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How to talk to your parents about going abroad

Traveling abroad is a wonderful way to learn more about the world. It can be especially beneficial while students are young and impressionable as they build their roots with an international boarding school. However, some parents have a hard time picturing their child traveling so far on their own. For students who feel like this is their next step, it can take some time to convince their parents they’re ready. If that’s you, here are some important steps to take when trying to convince your parents to send you abroad.

Do your research

Asking your parents for permission to study away from home is a big deal. It’s not going to be as simple as asking for cash to go to the movies or borrowing the car for the evening. So prepare yourself for the talk. It’s important to do your research. You’ll not only be better prepared for the discussion, but you’ll also demonstrate to your parents how serious you are about this decision and how well-suited you are for it.

Assure your safety

Safety is the first concern your parents might have when they think about sending you somewhere that they won’t be present. This goes hand-in-hand with the research you’ll need to do before talking with your family. Find out what the school’s policies are on safety and security.

Explain the benefits

Studying abroad comes with plenty of benefits, including the chance to learn about new cultures and make lasting friendships. Take time to outline all the ways that studying abroad in high school could give you a head start. Sometimes all a parent needs from their child is the assurance that they understand the significance of what they’re doing. If you make it clear that you understand the benefits, it will help them know that you’re ready for the decision.

Show how responsible you are

A big concern about sending a teenager to study abroad is whether or not they’re responsible enough to handle taking care of themselves. This is a big test of trust for your parents and some might need more convincing than others. They’ll need to know they can trust you to make good decisions and look after yourself.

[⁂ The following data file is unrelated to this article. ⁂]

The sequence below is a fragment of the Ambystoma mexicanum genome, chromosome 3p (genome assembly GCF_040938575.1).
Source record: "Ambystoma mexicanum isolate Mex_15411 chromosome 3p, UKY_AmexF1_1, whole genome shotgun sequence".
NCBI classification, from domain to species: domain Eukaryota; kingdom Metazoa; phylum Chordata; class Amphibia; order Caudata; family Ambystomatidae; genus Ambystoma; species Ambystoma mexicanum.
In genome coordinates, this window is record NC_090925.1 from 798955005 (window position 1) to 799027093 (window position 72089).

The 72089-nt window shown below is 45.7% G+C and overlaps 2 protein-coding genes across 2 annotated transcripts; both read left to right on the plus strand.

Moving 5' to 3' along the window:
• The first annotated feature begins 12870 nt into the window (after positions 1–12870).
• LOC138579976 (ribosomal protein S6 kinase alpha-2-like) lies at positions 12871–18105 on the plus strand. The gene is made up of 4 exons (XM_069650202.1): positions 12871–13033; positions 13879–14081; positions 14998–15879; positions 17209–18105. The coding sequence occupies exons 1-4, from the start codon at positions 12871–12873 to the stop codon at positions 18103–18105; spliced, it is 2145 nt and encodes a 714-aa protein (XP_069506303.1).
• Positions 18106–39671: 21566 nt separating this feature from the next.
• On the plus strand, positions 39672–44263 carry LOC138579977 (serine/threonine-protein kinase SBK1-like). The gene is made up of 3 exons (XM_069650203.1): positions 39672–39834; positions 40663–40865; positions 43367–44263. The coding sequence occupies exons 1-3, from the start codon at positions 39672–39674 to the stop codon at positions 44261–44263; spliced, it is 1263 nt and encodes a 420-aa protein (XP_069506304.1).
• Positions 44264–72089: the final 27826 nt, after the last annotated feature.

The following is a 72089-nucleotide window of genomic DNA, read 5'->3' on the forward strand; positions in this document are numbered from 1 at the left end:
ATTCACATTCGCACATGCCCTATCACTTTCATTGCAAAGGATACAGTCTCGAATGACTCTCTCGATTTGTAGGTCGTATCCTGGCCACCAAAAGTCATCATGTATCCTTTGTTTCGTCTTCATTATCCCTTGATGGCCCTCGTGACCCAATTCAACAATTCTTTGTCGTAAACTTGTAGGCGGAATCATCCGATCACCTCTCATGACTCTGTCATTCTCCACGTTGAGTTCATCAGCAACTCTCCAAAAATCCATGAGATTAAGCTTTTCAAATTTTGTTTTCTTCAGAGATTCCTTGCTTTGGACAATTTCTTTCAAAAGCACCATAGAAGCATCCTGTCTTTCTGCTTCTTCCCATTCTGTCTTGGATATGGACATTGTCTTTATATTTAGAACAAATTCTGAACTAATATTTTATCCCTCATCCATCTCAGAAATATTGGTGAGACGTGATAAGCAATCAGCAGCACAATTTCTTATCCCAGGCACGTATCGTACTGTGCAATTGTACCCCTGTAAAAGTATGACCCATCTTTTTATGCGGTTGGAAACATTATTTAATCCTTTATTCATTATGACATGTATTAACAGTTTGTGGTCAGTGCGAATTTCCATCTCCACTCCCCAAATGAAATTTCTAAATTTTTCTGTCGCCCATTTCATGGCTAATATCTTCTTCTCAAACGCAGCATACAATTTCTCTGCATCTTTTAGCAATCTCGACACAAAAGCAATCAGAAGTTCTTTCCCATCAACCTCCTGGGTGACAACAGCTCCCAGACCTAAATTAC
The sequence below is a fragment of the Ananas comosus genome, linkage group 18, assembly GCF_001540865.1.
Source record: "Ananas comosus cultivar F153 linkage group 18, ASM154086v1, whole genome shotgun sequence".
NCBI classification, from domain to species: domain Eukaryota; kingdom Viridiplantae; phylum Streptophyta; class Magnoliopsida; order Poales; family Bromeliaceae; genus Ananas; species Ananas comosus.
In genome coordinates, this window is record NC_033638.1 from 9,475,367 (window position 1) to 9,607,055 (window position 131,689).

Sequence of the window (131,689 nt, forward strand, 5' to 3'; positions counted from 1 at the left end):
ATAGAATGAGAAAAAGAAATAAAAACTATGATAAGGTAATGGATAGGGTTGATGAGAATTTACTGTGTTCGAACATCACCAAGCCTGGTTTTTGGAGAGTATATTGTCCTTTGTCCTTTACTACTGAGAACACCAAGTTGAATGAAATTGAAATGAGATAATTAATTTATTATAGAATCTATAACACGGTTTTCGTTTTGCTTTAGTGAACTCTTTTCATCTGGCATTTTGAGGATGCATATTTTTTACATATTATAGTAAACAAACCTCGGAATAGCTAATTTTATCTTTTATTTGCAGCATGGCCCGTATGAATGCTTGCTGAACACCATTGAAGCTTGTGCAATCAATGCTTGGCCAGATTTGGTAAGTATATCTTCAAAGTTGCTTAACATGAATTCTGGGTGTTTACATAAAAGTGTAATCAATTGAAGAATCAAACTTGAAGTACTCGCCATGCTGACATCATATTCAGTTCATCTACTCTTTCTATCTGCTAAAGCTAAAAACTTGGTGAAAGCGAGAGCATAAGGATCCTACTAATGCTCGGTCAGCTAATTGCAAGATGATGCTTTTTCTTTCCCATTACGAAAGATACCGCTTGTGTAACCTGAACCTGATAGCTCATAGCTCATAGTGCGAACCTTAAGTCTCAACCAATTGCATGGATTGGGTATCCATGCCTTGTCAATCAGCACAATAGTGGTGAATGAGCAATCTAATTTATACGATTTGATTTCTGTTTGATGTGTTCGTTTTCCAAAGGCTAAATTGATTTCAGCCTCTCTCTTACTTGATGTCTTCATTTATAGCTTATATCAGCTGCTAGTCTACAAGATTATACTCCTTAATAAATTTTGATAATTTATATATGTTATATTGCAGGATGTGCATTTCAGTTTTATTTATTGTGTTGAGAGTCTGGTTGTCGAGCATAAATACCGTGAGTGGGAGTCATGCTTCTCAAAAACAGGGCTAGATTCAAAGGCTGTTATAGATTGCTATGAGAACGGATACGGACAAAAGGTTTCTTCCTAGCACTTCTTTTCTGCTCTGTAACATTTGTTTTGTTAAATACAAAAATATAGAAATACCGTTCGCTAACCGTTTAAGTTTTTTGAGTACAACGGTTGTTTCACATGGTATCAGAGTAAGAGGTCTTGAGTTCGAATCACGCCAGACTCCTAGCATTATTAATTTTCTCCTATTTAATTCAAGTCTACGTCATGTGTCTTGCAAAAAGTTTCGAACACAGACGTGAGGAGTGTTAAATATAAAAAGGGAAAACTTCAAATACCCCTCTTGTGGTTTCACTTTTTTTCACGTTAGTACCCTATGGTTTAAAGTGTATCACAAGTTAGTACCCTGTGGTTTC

One of the best ways to do this is to start taking on more responsibilities at home. Is your room normally a mess? Start keeping it clean. Do you often forget about school quizzes or sometimes turn in homework assignments late? How about remembering to feed the dog or taking it for a walk without complaining? These are all the sort of responsibilities that help show your parents where your priorities and your maturity is. If you’re having trouble keeping up with tasks at home, it might be harder for your parents to picture you going abroad.

And own up to what can use improvement

If you don’t feel confident about the level of responsibility you’ve shown at home up to this point, don’t worry! This could actually work in your favor as one of the benefits of living and studying abroad is that many students gain maturity and a sense of self-aware responsibility in the process.

Discuss this with your parents. Own up to all of the areas that you know you need to improve. Open a conversation with your parents about this and how you feel this situation could help you be a stronger version of yourself. Most parents would appreciate this honestly and self-awareness and this could help them be more inclined to accept this educational option for you.

Be patient

Understand that your parents might need some time to process what you’re asking of them. While it might not be a definite ‘no’, there’s no promise you’ll get an immediate yes either. This isn’t a reason to pout or be concerned, just give it some time. Look at it as an exercise in understanding one of life’s greatest truths – sometimes all you need is time.

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